Looking Forward to the Heavenly Banquet

leftovers

[Homily:  Assumption Chapel, 4 Nov. 2019]

There are some people who love to eat,  and loving to eat, they love to talk about food.  What is your favorite food?  How is it best prepared? Father Manny Perez is an expert on food.  And Lunar Fayloga is an expert on restaurants.  Having conversations with them often makes your mouth water.

Our gospel today is certainly about food.   But not only about food.  It is about meals.  And I am sure that you will find that in conversing with Father Manny or in talking with Lunar Fayloga you can also learn much about meals.

Culturally we Filipinos love our meals.  For us meals are good, not only when they bring us around a table with delicious food – grilled panga, sizzling bangus belly, roasted lechon, adobong manok, chicken apritada, lengua, callos, lasagna, spaghetti ala pomodoro and the like, of course, with the appropriate beverages – but when the table brings relatives, friends, loved-one, friends and possible new relatives and new friend together in congenial conversation and love.

Many of these meals are all the more important and anticipated because of what they celebrate.  The celebration of life – on a birthday; the celebration of love, on a wedding day; the celebration of achievement, on a graduation day; the celebration of fidelity, on an anniversary.  Meals also celebrate religious beliefs and convictions.  The Passover Meal celebrates God’s liberation of the Jews from slavery.  We, of course, celebrate the conviction of our salvation through the Christmas Meal and the all-important Eucharistic Meal.

For Jesus, meals were very important, and disclosed much about who he was, or they were occasions of disclosing much about himself.  Much of his ministry took place at the table.  He shared joyous meals with his disciples.  But also with tax collectors and sinners.  He was chided for eating with these ritually “unclean” people, be he ate with them demonstrably, if not provocatively, to bring out the values in the Kingdom of his Father.  He went to meals in the homes of religious leaders of the people, like the meal he went to on the invitation of Simon the Pharisee, when suddenly a woman gatecrashed to wash Jesus’ feet with her tears, wipe them with her hair, and anoint them with fragrant oil (cf. Lk 7: 36ff).  When he preached and the people were hungry, he himself provided the meal, fish and bread – for more than 5000 men, after which there were many leftovers.  Then, on the night before he suffered and died, he gathered his apostles gathered around the Passover table, an occasion which according to Luke included the sinner, Judas;  at this meal,  took bread, blessed and broke it, and gave it to them, saying, Take this.  Eat it.  This is my Body broken for you.  Then he took wine, blessed it, broke it, and gave it to his disciples saying.  Take this.  Drink of it.  This is my blood shed for you.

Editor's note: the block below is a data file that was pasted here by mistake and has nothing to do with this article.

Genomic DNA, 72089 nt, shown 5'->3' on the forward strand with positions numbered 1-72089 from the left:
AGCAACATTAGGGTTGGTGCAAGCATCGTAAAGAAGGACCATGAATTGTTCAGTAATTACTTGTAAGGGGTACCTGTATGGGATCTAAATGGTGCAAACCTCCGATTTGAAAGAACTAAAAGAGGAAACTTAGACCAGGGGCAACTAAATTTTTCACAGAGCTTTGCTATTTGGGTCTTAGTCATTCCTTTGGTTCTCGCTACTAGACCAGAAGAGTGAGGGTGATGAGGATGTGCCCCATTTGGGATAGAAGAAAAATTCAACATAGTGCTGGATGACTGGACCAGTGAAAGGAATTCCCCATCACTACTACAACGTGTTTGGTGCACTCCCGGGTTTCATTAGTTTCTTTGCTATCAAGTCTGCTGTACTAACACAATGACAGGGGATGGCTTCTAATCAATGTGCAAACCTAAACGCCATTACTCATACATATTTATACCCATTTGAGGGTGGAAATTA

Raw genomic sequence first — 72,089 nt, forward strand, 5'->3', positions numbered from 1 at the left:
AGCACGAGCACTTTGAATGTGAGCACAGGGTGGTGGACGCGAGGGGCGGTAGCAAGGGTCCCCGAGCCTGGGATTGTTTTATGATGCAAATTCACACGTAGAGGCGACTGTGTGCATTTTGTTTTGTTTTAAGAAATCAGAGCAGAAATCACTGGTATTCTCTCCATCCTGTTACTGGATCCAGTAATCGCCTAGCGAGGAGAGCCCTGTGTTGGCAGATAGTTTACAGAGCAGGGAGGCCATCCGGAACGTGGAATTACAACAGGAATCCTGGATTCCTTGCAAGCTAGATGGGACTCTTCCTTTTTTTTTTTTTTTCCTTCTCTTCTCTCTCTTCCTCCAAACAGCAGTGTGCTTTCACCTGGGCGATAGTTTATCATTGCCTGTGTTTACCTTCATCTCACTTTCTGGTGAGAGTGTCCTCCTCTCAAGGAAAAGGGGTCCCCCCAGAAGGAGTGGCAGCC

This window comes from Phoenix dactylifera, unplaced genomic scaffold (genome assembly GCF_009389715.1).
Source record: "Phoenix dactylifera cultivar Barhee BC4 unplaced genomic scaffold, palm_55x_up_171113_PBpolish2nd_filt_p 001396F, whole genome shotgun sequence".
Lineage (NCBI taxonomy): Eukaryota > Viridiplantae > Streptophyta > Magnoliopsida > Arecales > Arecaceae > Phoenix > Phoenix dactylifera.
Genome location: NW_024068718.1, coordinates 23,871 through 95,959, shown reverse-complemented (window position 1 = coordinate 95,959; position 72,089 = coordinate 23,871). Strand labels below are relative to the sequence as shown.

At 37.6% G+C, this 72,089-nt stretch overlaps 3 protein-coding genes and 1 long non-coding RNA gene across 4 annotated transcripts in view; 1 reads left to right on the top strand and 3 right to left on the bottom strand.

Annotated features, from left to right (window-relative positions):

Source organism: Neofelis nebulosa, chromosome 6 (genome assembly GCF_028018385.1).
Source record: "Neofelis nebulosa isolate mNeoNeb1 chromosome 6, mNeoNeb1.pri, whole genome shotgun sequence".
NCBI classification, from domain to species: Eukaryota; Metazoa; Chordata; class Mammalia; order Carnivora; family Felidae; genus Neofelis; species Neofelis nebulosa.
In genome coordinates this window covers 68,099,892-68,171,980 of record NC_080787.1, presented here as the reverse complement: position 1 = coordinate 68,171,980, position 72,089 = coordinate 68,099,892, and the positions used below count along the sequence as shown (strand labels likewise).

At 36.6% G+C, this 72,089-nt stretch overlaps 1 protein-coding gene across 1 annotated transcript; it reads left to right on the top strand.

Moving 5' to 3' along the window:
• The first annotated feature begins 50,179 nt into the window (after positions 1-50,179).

What he said to his disciples, he says to all of us, sinners who would be redeemed and nourished by his wasted body, sinners who would be saved and washed in the blood of the lamb. In this forgiveness and redemption, all would have access to the great eschatological banquet prepared for us by the Father:  “You have a prepared a banquet for me in the sight of my foes;  my head you have anointed with oil.  My cup overflows” (Ps. 23:5).   “…The Lord of Hosts will make for his people a feast of choice pieces, a feast of matured wines, of fat things full of marrow, of well-refined wines”  (Is. 25:6-8).

It is in this context of the great eschatological meal, that Jesus says in our Gospel reading for today:

“Whenever you hold a lunch or a dinner, do not invite your friends or your brothers or sisters, or your relatives or your wealthy neighbors
In case they invite you back and you have repayment.
Rather, when you hold a banquet, invite the poor, the crippled the lame, the blind
Blessed indeed will you be because of their inability to repay you.
For you will be repaid in the resurrection of the righteous“

(Luke 14:12-14)

Jesus is not saying do not invite your friends and relatives to lunch or dinner.

He is saying do not invite them just because you wish to be paid back – just because you wish to be included in their banquets.  Do not cheapen your table fellowship by your selfish ulterior motives.

He is saying, if you are a Christian, when you prepare a banquet, invite those who are normally excluded by society – the poor, the crippled, the lame, the blind – those whom Jewish society normally excluded from polite table fellowship.  Invite them in the conviction that at the table of Jesus and in the eschatological banquet prepared by His Father these are included… these, the poor, the crippled, the lame, the blind, including yourself, are included… where inclusion is not a matter of your deserving because of your status, your achievements, your relatives and friends, nor because of your ritual cleanliness, but only because, at his Eucharistic meal, Jesus takes bread and says, “Take and eat, for this is my Body” and you eat, and Jesus takes wine, and says, “Take and drink, for this is my blood poured out for you,” and you drink.

About Joel Tabora, S.J.

Jesuit. Educator
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